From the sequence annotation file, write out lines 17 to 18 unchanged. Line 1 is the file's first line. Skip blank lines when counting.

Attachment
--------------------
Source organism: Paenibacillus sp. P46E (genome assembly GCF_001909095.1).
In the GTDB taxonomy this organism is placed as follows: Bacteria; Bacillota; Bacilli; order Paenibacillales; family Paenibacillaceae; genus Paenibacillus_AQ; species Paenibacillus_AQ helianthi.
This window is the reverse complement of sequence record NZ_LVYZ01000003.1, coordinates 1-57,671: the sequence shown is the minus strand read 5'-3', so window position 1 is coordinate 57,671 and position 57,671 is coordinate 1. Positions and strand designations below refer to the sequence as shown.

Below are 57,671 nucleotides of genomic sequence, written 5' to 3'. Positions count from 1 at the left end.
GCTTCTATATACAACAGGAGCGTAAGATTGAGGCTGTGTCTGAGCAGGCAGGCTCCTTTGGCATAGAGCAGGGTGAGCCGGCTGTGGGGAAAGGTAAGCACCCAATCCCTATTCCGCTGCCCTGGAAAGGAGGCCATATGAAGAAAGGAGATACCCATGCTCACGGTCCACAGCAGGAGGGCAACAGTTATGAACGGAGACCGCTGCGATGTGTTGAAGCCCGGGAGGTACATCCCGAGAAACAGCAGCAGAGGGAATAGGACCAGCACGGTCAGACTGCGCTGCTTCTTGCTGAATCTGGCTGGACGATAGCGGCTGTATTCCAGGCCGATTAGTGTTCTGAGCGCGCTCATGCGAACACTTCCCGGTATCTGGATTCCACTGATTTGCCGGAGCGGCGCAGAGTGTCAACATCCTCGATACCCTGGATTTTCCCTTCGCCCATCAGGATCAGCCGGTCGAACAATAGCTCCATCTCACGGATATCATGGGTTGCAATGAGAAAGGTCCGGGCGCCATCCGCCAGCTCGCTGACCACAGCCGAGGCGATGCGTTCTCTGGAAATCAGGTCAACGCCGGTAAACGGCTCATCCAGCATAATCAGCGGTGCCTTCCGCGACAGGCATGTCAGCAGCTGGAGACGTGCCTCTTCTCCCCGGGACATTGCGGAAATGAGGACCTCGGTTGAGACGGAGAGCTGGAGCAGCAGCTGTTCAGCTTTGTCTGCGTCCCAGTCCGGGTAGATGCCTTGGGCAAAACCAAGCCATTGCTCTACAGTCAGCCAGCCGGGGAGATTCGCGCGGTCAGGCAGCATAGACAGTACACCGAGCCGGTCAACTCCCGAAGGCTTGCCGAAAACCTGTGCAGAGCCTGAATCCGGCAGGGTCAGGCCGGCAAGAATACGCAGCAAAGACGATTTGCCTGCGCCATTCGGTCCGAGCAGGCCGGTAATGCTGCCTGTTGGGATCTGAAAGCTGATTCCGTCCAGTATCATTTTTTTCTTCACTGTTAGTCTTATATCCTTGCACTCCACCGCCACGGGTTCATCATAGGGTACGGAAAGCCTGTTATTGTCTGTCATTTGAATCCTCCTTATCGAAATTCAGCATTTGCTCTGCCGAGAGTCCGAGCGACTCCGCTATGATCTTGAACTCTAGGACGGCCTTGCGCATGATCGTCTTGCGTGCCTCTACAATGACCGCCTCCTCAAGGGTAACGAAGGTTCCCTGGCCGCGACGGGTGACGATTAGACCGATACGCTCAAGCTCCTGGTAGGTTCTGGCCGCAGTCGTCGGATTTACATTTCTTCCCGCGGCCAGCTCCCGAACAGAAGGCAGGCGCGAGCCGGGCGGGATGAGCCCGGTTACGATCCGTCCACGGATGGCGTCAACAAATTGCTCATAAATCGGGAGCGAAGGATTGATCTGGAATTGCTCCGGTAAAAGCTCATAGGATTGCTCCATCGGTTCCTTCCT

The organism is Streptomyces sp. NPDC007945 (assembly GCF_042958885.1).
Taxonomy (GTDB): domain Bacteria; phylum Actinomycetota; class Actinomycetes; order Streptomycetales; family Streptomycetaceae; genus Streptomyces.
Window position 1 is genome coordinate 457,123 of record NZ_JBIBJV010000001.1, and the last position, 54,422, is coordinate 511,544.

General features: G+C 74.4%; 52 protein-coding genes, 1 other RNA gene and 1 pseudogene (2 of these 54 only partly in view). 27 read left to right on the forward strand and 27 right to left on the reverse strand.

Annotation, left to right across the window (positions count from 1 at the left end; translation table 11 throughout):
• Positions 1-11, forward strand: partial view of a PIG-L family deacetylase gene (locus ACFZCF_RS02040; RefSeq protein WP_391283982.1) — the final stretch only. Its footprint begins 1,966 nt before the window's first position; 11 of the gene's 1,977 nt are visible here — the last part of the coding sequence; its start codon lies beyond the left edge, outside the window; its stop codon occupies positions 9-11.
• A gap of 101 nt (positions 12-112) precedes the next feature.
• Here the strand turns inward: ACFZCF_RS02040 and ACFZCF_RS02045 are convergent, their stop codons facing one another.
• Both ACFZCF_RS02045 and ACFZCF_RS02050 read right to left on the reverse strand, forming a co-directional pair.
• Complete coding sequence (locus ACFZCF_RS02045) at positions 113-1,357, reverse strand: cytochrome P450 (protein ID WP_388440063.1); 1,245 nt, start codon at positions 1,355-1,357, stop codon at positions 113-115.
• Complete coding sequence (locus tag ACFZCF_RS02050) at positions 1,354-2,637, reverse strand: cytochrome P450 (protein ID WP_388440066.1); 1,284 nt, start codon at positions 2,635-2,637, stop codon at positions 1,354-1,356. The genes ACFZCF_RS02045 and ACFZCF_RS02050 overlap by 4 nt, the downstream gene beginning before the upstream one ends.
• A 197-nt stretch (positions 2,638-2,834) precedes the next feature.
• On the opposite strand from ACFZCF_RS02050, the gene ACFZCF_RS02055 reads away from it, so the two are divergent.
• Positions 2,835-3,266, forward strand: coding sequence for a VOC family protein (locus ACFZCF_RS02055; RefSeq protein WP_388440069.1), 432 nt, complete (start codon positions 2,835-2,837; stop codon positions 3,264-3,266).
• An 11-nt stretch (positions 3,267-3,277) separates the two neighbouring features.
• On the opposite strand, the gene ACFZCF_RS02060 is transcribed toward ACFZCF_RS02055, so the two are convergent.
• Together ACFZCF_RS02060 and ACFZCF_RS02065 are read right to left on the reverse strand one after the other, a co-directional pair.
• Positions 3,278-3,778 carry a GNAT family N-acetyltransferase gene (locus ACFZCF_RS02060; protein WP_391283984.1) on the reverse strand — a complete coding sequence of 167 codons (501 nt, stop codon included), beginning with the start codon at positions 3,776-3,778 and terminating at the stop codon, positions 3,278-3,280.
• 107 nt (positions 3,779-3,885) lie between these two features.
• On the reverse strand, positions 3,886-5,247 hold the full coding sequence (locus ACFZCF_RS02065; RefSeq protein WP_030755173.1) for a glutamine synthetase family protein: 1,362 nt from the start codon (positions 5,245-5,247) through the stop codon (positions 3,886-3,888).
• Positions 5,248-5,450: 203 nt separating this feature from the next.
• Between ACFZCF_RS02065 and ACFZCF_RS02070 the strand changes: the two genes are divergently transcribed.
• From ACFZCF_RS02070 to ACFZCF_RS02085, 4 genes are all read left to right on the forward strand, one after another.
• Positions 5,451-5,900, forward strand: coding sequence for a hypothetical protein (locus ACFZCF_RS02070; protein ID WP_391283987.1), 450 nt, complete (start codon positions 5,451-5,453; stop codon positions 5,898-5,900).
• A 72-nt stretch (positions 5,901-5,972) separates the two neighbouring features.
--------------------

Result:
• A 197-nt stretch (positions 2,638-2,834) precedes the next feature.
• On the opposite strand from ACFZCF_RS02050, the gene ACFZCF_RS02055 reads away from it, so the two are divergent.